Sisterhood Blog

Watching My Daughter Graduate

By Judy Bolton-Fasman

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Thank you for asking; the graduation was lovely. But you can probably sense that’s the party line. The ceremony was actually surreal, emotional and intense. We are, as the old saying goes, in the big leagues. Next stop, university.

In the mix of growing up together these kids have loved each other, hurt each other, admired each other and in the end, I think they’ve come to appreciate the time they’ve shared together. Who knows when and where they’ll resurface in each other’s lives.

As for me, I’ve known a lot of my daughter’s fellow graduates since kindergarten at Solomon Schechter Day School of Greater Boston. Over the years, I’ve stayed quiet in my role as chauffeur to eavesdrop on their arguments and their gossip. When they were in that state between dog-tired and overwhelmed, I heard about their dreams and their fears. I’ve watched them sing and dance. I’ve watched them cry and fail. I’ve watched them whoop for joy when they aced a test. I’ve watched them be remorseful as well as get away with murder.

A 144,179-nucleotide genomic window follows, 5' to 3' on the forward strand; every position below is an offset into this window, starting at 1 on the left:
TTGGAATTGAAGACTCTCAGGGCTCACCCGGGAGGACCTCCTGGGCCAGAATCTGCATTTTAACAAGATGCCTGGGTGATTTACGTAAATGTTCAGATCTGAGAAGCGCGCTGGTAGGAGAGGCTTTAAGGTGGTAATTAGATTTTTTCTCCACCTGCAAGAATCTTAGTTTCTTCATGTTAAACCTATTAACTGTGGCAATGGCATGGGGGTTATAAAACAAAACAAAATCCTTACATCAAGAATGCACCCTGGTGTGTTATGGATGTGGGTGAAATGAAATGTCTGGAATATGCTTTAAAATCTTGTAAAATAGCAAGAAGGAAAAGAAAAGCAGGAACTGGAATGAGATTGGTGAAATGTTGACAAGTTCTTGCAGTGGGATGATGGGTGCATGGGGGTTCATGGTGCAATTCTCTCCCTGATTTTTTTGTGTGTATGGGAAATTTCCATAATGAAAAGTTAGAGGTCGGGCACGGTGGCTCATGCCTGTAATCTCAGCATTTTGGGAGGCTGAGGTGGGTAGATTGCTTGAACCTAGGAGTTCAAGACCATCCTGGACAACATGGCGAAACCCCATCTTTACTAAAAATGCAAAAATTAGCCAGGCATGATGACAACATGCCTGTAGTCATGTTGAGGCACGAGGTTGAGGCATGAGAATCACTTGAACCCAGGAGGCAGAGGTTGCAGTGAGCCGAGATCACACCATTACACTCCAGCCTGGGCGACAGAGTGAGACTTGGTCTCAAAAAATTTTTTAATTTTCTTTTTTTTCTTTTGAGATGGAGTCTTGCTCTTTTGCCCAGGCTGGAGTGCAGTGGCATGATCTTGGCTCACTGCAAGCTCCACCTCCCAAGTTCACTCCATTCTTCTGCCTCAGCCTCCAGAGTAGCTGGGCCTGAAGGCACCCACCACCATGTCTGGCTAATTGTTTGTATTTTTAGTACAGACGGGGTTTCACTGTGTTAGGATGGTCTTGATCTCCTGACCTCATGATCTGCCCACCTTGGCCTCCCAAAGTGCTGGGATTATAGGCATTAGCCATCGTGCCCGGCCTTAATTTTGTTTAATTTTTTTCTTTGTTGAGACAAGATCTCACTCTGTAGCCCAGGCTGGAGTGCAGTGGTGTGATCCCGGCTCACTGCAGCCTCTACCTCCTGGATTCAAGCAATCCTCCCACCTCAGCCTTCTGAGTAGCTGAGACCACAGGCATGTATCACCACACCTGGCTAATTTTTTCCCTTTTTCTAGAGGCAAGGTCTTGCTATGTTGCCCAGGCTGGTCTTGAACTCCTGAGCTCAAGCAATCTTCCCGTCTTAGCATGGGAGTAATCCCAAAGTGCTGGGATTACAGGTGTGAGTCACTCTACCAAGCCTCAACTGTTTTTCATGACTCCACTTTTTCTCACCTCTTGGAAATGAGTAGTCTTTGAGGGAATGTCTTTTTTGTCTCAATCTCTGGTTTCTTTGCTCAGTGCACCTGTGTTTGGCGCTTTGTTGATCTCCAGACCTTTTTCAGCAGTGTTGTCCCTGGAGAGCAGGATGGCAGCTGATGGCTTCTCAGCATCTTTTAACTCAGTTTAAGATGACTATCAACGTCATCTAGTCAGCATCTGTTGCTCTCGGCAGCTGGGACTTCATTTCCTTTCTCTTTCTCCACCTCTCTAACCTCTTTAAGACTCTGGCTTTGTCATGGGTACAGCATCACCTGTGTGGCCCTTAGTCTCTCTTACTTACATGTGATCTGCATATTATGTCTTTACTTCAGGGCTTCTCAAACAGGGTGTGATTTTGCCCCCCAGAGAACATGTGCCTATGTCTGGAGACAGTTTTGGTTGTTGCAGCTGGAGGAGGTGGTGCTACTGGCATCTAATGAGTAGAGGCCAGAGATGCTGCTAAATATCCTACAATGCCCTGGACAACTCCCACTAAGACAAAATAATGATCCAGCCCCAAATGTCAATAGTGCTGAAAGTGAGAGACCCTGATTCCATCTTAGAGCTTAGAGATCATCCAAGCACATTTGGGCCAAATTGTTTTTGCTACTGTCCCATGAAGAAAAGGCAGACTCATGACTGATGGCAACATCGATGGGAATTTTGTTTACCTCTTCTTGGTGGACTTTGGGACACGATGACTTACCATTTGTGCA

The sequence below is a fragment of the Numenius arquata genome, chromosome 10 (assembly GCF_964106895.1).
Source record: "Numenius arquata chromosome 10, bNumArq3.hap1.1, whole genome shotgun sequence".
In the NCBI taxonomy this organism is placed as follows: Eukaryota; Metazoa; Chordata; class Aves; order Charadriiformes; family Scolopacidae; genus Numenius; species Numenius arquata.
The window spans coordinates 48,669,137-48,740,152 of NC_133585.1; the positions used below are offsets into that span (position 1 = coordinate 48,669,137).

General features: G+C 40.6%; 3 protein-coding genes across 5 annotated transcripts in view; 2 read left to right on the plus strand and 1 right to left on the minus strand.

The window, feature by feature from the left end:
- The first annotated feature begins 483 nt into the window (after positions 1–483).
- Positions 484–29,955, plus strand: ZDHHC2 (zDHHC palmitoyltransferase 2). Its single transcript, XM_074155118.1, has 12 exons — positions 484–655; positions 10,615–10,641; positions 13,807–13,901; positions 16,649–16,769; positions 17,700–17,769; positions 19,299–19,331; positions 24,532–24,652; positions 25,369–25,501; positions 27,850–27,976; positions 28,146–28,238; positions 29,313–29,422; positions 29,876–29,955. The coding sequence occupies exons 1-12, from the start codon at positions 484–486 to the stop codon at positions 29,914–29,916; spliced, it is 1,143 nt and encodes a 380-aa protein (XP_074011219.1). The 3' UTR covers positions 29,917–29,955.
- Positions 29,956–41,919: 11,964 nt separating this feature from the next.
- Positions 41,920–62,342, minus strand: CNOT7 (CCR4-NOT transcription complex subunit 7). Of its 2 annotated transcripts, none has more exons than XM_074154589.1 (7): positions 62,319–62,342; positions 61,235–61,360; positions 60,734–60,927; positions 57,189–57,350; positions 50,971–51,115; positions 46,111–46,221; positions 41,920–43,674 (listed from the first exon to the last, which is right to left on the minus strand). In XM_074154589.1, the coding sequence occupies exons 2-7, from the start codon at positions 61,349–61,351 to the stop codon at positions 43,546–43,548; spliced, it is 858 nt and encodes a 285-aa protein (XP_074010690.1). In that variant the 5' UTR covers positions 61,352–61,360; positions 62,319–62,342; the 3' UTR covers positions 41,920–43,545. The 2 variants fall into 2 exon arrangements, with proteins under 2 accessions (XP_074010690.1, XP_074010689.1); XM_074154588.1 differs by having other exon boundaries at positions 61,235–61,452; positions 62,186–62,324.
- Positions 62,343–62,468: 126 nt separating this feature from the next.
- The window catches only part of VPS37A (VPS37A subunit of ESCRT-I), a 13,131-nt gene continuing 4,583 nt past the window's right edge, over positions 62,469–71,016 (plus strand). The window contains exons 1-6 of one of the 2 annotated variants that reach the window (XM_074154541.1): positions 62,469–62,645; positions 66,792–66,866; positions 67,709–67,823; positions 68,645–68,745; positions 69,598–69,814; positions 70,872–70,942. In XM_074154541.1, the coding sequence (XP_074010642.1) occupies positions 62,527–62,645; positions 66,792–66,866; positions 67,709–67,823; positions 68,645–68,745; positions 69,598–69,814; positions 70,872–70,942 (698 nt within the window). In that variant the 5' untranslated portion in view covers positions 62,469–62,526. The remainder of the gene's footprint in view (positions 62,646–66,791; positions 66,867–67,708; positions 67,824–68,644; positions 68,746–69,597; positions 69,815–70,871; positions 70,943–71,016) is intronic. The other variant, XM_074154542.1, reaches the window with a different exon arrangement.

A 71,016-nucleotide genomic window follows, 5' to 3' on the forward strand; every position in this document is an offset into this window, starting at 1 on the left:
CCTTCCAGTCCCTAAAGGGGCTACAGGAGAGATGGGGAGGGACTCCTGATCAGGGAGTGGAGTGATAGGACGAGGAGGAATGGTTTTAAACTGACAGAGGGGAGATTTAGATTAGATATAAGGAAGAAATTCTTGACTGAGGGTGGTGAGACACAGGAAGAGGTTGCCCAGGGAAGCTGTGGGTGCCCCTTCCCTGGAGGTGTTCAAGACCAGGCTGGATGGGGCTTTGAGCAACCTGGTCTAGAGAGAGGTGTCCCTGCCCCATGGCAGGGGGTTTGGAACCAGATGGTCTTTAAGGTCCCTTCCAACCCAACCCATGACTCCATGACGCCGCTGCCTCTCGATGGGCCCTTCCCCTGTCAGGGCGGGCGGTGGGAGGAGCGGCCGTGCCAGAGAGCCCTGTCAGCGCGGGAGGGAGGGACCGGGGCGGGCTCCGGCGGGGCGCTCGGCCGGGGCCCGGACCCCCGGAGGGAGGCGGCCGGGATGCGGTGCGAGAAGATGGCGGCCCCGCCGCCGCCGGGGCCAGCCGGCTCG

No one grows up without witnesses. As I dabbed my eyes during the ceremony, what flashed through my head as quick as lightning was that no one parents alone either. Whether or not we admit it, we’ve all been in it together. By that I mean we have some piece of real estate in each other’s hearts and memories. We’ll think of each other at random times when we remember the eighth grade play, or the stunning senior class presentation that melded poetry and song and choreography, bringing us to our feet. Or maybe we’ll just sigh over that long-ago last day of kindergarten.

And then at some point we’ll try to figure out when our children grew up. For Anna, maybe it was when she was able to reach into her soul to articulate insights that were hers alone. These past couple of years her spirit and brain were in sync when I read her English essays or rabbinics papers. And yes, there was the college application essay about why she hadn’t learned to drive. (She still doesn’t have her license.)

She wasn’t thrilled about the other cars on the road or having to parallel park. But mostly she was worried about losing the intense, personal connection that we share during our car rides. With her dad she talks science and music. With me it is the latest family news or class intrigue. Sometimes she just needs us to listen as she took apart and put back together the personal conundrum of the moment.

At the graduation ceremony, Anna gave the invocation for the Class of 2012. She wore a graduation cap that made the claim that one-size fits all. But I’m not exaggerating when I tell you that that cap looked unique and beautiful on every single graduate. And yet even in her three-inch wedges, Anna still looked like my little girl going to a big university.


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